It’s all very well starting the New Year with good intentions, but I’m still working my way through the chocolate and cake mountain that mysteriously appeared over Christmas. I have a very strong food ethic: wasting it is just plain wrong, so throwing away perfectly good if distinctly unhealthy food is quite frankly never going to happen. I blame my parents (of course).
There’s a lot (and I mean a lot) written at this time of year about making New Year Resolutions. Most of the time, I avoid the whole resolution fever as I think that if you want to change something, there’s nothing magical about 1st January that makes it any more likely that you’ll transform your life. But then I got to thinking (dangerous), and for me thinking leads to research, which leads to yet more thinking. And before you know it, I’m writing an article about the very subject I was trying to avoid.
There have been a few items in the press recently that have made me think about what diversity means to people. The Supreme Court case about triggering Article 50 prompted comments about the lack of diversity in the legal profession. This was shortly followed by former Football Association chiefs calling for change, as the FA is currently ‘out of balance’. In both cases, the number of middle-aged/elderly white men in positions of influence was the focus of comment.
I’ve long been a fan of Patrick Lencioni’s leadership fable, The Five Dysfunctions of a Team. In this short engaging book, Lencioni reveals five issues that go to the very heart of why teams often struggle. The issues build on each other, starting with the absence of trust.
Making tough decisions is an unavoidable part of being a manager. It takes courage to cut staff, to tackle poor performance or to kill a much loved but no longer viable project. But that doesn’t mean you have to become toughened and uncaring about the people involved. There’s absolutely no reason that courageous decisions cannot be executed with compassion, and several good business reasons why they should.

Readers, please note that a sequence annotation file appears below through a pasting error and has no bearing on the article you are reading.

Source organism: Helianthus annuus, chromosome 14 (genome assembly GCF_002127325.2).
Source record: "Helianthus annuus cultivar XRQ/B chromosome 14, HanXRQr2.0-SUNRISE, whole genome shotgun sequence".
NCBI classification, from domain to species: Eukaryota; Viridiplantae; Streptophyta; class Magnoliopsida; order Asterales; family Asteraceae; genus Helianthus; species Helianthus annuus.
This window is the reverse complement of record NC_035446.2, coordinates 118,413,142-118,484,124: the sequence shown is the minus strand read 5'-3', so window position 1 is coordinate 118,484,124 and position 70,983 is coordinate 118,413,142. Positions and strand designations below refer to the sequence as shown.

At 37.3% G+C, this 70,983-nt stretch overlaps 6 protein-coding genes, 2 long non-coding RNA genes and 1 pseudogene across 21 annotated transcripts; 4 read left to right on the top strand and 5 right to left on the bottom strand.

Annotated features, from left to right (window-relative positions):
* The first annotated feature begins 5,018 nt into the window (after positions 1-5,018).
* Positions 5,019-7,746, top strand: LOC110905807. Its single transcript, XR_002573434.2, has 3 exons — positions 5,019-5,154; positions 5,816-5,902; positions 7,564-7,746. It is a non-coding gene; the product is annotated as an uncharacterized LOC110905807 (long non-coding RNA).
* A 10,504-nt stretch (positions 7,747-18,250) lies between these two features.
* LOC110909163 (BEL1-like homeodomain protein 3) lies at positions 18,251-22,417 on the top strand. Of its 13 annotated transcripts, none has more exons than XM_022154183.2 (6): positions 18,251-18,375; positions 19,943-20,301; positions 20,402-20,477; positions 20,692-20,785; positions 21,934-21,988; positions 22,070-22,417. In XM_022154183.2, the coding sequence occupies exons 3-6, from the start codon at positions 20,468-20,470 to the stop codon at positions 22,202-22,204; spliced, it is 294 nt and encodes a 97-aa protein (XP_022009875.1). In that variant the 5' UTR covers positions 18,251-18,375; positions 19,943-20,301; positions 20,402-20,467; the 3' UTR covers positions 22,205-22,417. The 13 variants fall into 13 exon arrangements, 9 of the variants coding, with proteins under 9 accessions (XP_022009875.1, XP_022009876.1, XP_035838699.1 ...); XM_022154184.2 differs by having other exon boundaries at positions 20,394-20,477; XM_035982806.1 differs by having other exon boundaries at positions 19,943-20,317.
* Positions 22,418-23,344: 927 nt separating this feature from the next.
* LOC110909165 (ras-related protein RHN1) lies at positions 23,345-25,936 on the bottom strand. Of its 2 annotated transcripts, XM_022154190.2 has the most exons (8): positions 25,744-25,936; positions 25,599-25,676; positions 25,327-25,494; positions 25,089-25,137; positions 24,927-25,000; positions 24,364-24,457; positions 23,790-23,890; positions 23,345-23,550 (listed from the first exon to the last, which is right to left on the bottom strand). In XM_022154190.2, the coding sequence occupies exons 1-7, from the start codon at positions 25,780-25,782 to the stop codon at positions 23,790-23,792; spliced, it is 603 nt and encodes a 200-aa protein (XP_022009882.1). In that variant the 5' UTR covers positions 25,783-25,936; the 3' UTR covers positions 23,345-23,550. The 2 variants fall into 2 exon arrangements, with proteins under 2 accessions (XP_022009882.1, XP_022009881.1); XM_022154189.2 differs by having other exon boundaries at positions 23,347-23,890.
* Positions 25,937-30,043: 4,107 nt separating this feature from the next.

I’ve seen a lot of managers driven by fear at work. Fear of doing the wrong thing, fear of getting into trouble, fear of being judged and found wanting, fear that one of their team will outperform them, fear of conflict, fear of ending up at an employment tribunal, fear of losing their job. The list goes on and on.
According to Confucius, wisdom, courage and compassion are the three universally recognised moral qualities of men. They’re also regarded as key elements of Buddhahood. But where do they fit into management?
Don’t worry I’m not having an existential crisis – it’s far too early in the day for that.
I recently read a discussion on an HR forum about the problems of retaining staff in a small business where promotion prospects are slim. My initial reaction was ‘well tough, you can’t’. Let’s face it, if an organisation’s managers are a permanent fixture, clinging on until they finally drop/retire, what’s left for anyone who’s the slightest bit ambitious or (let’s not be squeamish about it) wants to earn more? Continue reading “Why am I here?”
One of the things I love about this time of year is gathering conkers. Yes, I may be middle-aged, but there’s something about them that gives me a sense of joy. So much so that I always have a pile of them somewhere in my office.
But is hasn’t always been that way. Continue reading “That old chestnut”
I love music. Quite a wide range of music. Listening to and performing music helped me through some pretty miserable teenage years and at one point I toyed with the idea of being a professional. Somewhere along the line however, I realised I just wasn’t good enough and eventually I established a career in developing people instead.
Recently, I heard a story about a professional saxophone player that brought these two worlds together. Continue reading “Sweet (and not so sweet) music”